James Ley

The ABR Podcast 

Released every Thursday, the ABR podcast features our finest reviews, poetry, fiction, interviews, and commentary.

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Beejay Silcox

Episode #92

‘Those shelves have power’

Beejay Silcox on Chronicles of a Cairo Bookseller by Nadia Wassef

‍In 2002, Nadia Wassef founded – with her sister, Hind, and their friend, Nihal – the Cairo-based independent bookstore Diwan. Wassef’s memoir, Chronicles of a Cairo Bookseller, is a record of the setbacks and success of the store’s creation, while also an insight into a nation simmering with revolutionary politics. In today’s episode, ABR critic Beejay Silcox, who spent several years living in Egypt, describes in a personal review how she stumbled upon Diwan on her first night in Cairo: ‘a pocket of alphabetised calm in the city’s ever-roiling chaos’.

 

   

 

Recent episodes:


Murray Bail’s fiction has often been interpreted in light of its explicit rejection of a prevailing tradition of Australian realism that someone once described as ‘dun-coloured’. This rejection has manifested itself in his willingness to appropriate some of Australian literature’s hoariest tropes – the harsh beauty of the landscape, the issue of national identity, the inherited cultural anxieties of the New World – and subject them to the ironising pressures of fictional constructs that wear their conceptualisation on their sleeve. The result is fiction that occupies the shifting ground between the formal rigours of modernism and the reflexive playfulness and generic self-consciousness associated with postmodernism. Bail’s later novels, in particular, beginning with his best-known book, Eucalyptus (1998), are concise, concentrated affairs that organise themselves around the kinds of overt structuring oppositions whose apparent simplicity seems to invite allegorical readings.

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Richard Ford has earned a place among the most venerable practitioners of a durable brand of American realism. His fiction draws strength from its stolid traditionalism: its faith in the idea that formal conservatism, respectful attention to the lives of ordinary people, and a line-by-line dedication to the craft of writing are the surest paths to literary significance. His aesthetic, broadly speaking, is that of a writer who reveres Anton Chekhov and John Cheever, thinks everything James Joyce wrote after The Dead was a mistake, and believes with Ernest Hemingway that the only eloquence manly enough to deserve respect is a plain-spoken eloquence.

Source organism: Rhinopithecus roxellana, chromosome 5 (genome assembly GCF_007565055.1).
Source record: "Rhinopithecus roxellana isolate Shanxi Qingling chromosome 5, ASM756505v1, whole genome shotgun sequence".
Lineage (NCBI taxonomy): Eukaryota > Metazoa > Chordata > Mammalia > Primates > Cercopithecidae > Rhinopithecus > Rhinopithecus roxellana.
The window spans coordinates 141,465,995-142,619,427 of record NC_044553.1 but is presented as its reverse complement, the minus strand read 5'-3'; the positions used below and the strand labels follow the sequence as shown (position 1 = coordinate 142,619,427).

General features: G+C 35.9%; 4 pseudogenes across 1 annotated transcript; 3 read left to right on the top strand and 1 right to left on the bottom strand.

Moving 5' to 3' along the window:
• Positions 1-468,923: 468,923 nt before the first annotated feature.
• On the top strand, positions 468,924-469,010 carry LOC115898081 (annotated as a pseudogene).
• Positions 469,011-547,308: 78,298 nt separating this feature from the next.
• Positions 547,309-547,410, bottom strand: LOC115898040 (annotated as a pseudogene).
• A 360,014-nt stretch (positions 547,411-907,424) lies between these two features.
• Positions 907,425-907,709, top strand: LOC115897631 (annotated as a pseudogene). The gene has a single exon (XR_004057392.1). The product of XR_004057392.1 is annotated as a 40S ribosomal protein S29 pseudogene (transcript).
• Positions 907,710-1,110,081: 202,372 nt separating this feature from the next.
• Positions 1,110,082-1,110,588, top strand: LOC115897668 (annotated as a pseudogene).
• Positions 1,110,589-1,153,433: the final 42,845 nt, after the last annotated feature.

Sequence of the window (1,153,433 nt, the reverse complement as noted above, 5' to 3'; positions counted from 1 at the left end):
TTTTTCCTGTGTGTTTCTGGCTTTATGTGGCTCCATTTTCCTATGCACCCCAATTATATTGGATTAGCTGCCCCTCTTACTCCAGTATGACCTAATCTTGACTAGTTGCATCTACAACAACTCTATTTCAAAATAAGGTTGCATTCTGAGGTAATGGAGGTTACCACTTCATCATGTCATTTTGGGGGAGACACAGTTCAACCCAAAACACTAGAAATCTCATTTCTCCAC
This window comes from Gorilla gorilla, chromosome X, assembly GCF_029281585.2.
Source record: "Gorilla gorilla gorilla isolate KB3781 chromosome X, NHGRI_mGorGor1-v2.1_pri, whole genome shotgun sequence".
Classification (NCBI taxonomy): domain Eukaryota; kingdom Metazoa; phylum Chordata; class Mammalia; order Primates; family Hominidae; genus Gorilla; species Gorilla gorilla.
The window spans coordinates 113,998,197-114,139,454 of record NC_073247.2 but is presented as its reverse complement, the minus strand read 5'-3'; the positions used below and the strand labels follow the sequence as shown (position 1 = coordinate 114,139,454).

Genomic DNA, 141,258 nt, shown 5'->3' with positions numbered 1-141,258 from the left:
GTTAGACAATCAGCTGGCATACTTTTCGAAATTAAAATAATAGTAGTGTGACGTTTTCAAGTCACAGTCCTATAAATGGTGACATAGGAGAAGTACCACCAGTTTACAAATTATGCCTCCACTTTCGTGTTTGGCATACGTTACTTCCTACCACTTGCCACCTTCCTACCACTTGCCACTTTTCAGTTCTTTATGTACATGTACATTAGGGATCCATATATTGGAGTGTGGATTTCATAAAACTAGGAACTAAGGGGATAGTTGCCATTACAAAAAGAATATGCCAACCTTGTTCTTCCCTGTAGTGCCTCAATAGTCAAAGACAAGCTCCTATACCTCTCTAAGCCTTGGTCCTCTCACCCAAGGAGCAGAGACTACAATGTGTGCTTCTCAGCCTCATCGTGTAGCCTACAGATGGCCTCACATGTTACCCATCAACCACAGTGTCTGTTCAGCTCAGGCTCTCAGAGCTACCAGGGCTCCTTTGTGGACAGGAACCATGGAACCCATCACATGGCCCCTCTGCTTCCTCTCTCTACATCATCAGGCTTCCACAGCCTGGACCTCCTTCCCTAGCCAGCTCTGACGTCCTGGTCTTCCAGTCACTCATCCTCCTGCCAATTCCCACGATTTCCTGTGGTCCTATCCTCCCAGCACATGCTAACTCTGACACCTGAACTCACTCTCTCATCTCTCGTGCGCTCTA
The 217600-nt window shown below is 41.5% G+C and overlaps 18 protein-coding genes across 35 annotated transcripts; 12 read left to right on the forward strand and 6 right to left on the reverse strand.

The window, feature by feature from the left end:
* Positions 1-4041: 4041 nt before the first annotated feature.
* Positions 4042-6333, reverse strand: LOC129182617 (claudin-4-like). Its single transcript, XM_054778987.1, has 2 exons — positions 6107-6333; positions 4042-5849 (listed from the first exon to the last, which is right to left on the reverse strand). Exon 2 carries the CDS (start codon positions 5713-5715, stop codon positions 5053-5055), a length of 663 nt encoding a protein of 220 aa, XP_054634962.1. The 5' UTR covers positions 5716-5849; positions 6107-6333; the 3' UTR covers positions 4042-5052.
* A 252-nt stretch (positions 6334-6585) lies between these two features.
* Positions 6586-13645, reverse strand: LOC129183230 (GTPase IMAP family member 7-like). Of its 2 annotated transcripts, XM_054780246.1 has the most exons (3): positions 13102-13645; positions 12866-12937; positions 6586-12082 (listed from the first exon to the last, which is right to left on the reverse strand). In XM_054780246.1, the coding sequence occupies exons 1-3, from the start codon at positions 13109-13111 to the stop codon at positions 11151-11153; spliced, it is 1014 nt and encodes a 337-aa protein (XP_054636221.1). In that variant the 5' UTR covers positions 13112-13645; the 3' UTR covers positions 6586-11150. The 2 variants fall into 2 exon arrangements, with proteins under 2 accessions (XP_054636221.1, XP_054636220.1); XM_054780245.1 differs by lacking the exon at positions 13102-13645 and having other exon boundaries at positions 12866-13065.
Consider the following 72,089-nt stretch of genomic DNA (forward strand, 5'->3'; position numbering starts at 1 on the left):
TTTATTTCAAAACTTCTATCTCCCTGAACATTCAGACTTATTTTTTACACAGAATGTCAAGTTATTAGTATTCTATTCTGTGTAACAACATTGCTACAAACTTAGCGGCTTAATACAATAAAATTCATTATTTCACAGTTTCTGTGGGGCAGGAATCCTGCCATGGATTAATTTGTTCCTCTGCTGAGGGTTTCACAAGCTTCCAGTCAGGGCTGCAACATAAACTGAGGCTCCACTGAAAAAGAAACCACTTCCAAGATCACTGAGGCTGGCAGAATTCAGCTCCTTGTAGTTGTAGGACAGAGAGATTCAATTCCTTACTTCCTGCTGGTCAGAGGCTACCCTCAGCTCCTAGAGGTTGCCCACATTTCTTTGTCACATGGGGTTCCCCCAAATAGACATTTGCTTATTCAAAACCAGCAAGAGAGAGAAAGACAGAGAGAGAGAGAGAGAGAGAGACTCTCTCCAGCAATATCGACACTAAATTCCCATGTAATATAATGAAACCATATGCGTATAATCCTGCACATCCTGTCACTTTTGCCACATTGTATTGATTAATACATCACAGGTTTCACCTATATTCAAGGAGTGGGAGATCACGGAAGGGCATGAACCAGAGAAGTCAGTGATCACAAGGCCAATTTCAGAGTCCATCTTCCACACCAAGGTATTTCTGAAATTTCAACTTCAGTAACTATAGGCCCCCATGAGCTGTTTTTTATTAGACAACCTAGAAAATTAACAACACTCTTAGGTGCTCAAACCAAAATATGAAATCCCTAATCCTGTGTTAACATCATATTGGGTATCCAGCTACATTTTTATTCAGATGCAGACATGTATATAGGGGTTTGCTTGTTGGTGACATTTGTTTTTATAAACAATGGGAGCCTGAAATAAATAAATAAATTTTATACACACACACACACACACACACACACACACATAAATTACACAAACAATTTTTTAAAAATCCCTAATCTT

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Here are some of the interesting things you may learn if you read John Sutherland’s Lives of the Novelists:

that James Fenimore Cooper was expelled from Yale for training a donkey to sit in the professor’s chair

that Evelyn Waugh once attempted suicide but was prevented from drowning by a passing shoal of jellyfish

that Fanny Burney underwent a double mastectomy without anaesthetic and lived to write a toe-curling description of what it felt like

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Silence by Rodney Hall

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November 2011, no. 336

Isaiah Berlin famously divided people into two categories: hedgehogs and foxes. The former know one big thing with absolute certainty; the latter know many small things. When it comes to writers of fiction, a parallel distinction might be made on stylistic grounds. There are some writers who cultivate a finely attuned personal style – a style that becomes unmistak ...

Literary biography is an often derided genre. Writers, in particular, tend to be suspicious, if not openly hostile, toward what they are apt to regard as a secondary or parasitic form. And there are valid reasons for this wariness. The assumption behind a biography is, reasonably enough, that the writer’s life informs the work, but establishing the precise relevance of the life to the work is a treacherous business. Because it is possible to argue that anything a creative writer experiences is at least potentially significant, there is no obvious line between a legitimate and a trivial, or even a prurient, interest in the details of a writer’s personal life.